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Words at the Wedding

ISBN13: 9780809144037

ISBN10: 0809144034


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  • This book offers a series of concise, thought-provoking chapters primarily written as helpful reflections for engaged couples preparing for Christian marriage and married couples, but suitable as well for clergy seeking ideas for wedding homilies or in marriage preparation programs.

  • Byron

    William J Connolly

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    'Mutual self-sacrifice ... is what makes a marriage work.' Without sacrifice, 'the happiness each partner seeks will always remain out of sight,' Jesuit Father William J. Byron writes in 'Words at the Wedding.' He says: 'Sacrifice is usually difficult and irksome. Only love can make it easy.'

    Father Byron is a former president of the Jesuit-run University of Scranton and of The Catholic University of America. He is an economist and a syndicated columnist for Catholic News Service. As a priest he has witnessed many weddings and helped prepare many couples for marriage.

    This books 29 brief chapters bear one-word titles such as 'Commitment,' 'Forgiveness,' 'Laughter,' 'Love,' 'Money' and 'Trust.' These are words that couples might 'ponder before and after the wedding.' Father Byron describes the chapters as 'a series of reflections capable of prompting personal prayer or shared communication between engaged or married' couples.

    I think his chapter titled 'Argument' is a gem. 'Feelings in marriage should not remain unexpressed,' he advises, but says it can be a challenge 'to surface the feelings gracefully in a context of civility.' One way to keep 'the potential for blowups to a minimum is to convince your partner that a really supportive spouse is one who has no immediate plans for your improvement,' he believes. He writes, 'In an argument, remember that it will go a whole lot better if each of the participants agrees to hear the end of each others sentences.'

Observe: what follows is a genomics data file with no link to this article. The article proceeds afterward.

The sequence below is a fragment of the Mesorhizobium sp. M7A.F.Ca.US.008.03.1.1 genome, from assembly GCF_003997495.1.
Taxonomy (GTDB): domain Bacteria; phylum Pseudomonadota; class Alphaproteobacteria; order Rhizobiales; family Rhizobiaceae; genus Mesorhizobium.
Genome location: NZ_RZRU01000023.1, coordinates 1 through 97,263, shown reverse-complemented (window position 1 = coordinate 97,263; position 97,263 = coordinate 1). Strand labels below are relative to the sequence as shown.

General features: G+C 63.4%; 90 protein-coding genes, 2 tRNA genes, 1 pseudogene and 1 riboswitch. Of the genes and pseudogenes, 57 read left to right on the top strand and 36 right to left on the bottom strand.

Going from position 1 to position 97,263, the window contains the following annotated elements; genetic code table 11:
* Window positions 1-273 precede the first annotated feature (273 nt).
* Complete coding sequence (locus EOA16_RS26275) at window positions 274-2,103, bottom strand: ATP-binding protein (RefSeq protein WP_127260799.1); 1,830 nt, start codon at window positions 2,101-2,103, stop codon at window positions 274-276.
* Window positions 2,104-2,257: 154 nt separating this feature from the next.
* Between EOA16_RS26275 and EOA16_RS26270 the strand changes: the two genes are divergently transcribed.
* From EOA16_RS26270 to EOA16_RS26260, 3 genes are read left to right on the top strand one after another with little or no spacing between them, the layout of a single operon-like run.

This book shares many additional gems of advice and insight. 'You simply cannot afford to be an ingrate, a person who never says thanks, if you want a happy marriage,' says the author. And, he suggests, 'if commitment is the cement of the marriage bond , conversation is the reinforcing rod.' Having something to talk about 'is all the more important in our day of mute, at-home televiewing,' Father Byron believes.

    Father Byron encourages couples to consider how their marriage 'might become unbalanced through unfairness, unkindness, rudeness, selfishness, resentment, infidelity, unforgiveness, a refusal to trust, to hope, to endure whatever comes.'

    He insists at the same time that in 'a marriage of two ordinary persons' it is possible to discover 'extraordinary reflections of divine generosity, creativity, patience, trust, persistence, understanding; it is possible to see in a solid marriage reflections of divine forgiveness. It is possible to see there the face of God , not directly, of course, but radiantly in the lives of two generously committed persons.'

    Reviewed by David Gibson, former editor , now retired , of Origins, CNS Documentary Service


Words at the Wedding